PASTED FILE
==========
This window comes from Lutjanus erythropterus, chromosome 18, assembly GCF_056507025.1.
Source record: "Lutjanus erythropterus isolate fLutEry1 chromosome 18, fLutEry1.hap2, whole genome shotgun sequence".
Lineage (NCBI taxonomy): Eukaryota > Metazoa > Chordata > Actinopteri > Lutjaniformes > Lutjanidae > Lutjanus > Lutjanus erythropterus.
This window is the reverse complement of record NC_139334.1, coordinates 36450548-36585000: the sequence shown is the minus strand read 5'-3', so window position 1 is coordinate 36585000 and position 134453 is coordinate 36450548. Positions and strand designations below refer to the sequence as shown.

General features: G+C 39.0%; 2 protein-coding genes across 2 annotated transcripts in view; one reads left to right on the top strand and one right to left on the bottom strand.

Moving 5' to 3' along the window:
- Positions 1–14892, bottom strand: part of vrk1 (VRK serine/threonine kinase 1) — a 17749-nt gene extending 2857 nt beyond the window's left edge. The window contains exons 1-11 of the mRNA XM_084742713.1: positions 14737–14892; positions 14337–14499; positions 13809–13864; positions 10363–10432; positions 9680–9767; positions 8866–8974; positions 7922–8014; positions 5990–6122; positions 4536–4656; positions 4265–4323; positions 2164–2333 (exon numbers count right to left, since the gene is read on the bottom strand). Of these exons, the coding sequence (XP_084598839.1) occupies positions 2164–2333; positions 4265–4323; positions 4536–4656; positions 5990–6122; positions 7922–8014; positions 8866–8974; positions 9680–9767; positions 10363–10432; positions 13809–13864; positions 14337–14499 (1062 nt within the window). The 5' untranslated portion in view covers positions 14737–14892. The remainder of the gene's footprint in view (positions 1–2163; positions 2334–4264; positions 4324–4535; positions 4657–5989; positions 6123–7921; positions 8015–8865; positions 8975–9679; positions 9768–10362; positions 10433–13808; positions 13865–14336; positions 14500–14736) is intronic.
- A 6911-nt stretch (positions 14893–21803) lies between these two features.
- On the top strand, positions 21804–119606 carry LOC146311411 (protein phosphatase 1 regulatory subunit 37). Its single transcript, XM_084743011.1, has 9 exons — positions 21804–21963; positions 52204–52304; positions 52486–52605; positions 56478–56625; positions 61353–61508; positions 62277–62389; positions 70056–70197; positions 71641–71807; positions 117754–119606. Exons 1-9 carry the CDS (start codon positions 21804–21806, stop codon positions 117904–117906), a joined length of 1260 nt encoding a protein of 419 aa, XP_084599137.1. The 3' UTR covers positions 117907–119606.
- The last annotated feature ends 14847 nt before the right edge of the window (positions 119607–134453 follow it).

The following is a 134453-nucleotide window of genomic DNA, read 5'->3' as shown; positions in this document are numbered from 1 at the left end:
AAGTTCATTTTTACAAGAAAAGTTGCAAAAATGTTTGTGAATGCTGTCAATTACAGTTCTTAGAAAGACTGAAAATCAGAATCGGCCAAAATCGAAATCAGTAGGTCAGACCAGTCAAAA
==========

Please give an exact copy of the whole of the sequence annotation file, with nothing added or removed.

This window comes from Lutjanus erythropterus, chromosome 18, assembly GCF_056507025.1.
Source record: "Lutjanus erythropterus isolate fLutEry1 chromosome 18, fLutEry1.hap2, whole genome shotgun sequence".
Lineage (NCBI taxonomy): Eukaryota > Metazoa > Chordata > Actinopteri > Lutjaniformes > Lutjanidae > Lutjanus > Lutjanus erythropterus.
This window is the reverse complement of record NC_139334.1, coordinates 36450548-36585000: the sequence shown is the minus strand read 5'-3', so window position 1 is coordinate 36585000 and position 134453 is coordinate 36450548. Positions and strand designations below refer to the sequence as shown.

General features: G+C 39.0%; 2 protein-coding genes across 2 annotated transcripts in view; one reads left to right on the top strand and one right to left on the bottom strand.

Moving 5' to 3' along the window:
- Positions 1–14892, bottom strand: part of vrk1 (VRK serine/threonine kinase 1) — a 17749-nt gene extending 2857 nt beyond the window's left edge. The window contains exons 1-11 of the mRNA XM_084742713.1: positions 14737–14892; positions 14337–14499; positions 13809–13864; positions 10363–10432; positions 9680–9767; positions 8866–8974; positions 7922–8014; positions 5990–6122; positions 4536–4656; positions 4265–4323; positions 2164–2333 (exon numbers count right to left, since the gene is read on the bottom strand). Of these exons, the coding sequence (XP_084598839.1) occupies positions 2164–2333; positions 4265–4323; positions 4536–4656; positions 5990–6122; positions 7922–8014; positions 8866–8974; positions 9680–9767; positions 10363–10432; positions 13809–13864; positions 14337–14499 (1062 nt within the window). The 5' untranslated portion in view covers positions 14737–14892. The remainder of the gene's footprint in view (positions 1–2163; positions 2334–4264; positions 4324–4535; positions 4657–5989; positions 6123–7921; positions 8015–8865; positions 8975–9679; positions 9768–10362; positions 10433–13808; positions 13865–14336; positions 14500–14736) is intronic.
- A 6911-nt stretch (positions 14893–21803) lies between these two features.
- On the top strand, positions 21804–119606 carry LOC146311411 (protein phosphatase 1 regulatory subunit 37). Its single transcript, XM_084743011.1, has 9 exons — positions 21804–21963; positions 52204–52304; positions 52486–52605; positions 56478–56625; positions 61353–61508; positions 62277–62389; positions 70056–70197; positions 71641–71807; positions 117754–119606. Exons 1-9 carry the CDS (start codon positions 21804–21806, stop codon positions 117904–117906), a joined length of 1260 nt encoding a protein of 419 aa, XP_084599137.1. The 3' UTR covers positions 117907–119606.
- The last annotated feature ends 14847 nt before the right edge of the window (positions 119607–134453 follow it).

The following is a 134453-nucleotide window of genomic DNA, read 5'->3' as shown; positions in this document are numbered from 1 at the left end:
AAGTTCATTTTTACAAGAAAAGTTGCAAAAATGTTTGTGAATGCTGTCAATTACAGTTCTTAGAAAGACTGAAAATCAGAATCGGCCAAAATCGAAATCAGTAGGTCAGACCAGTCAAAA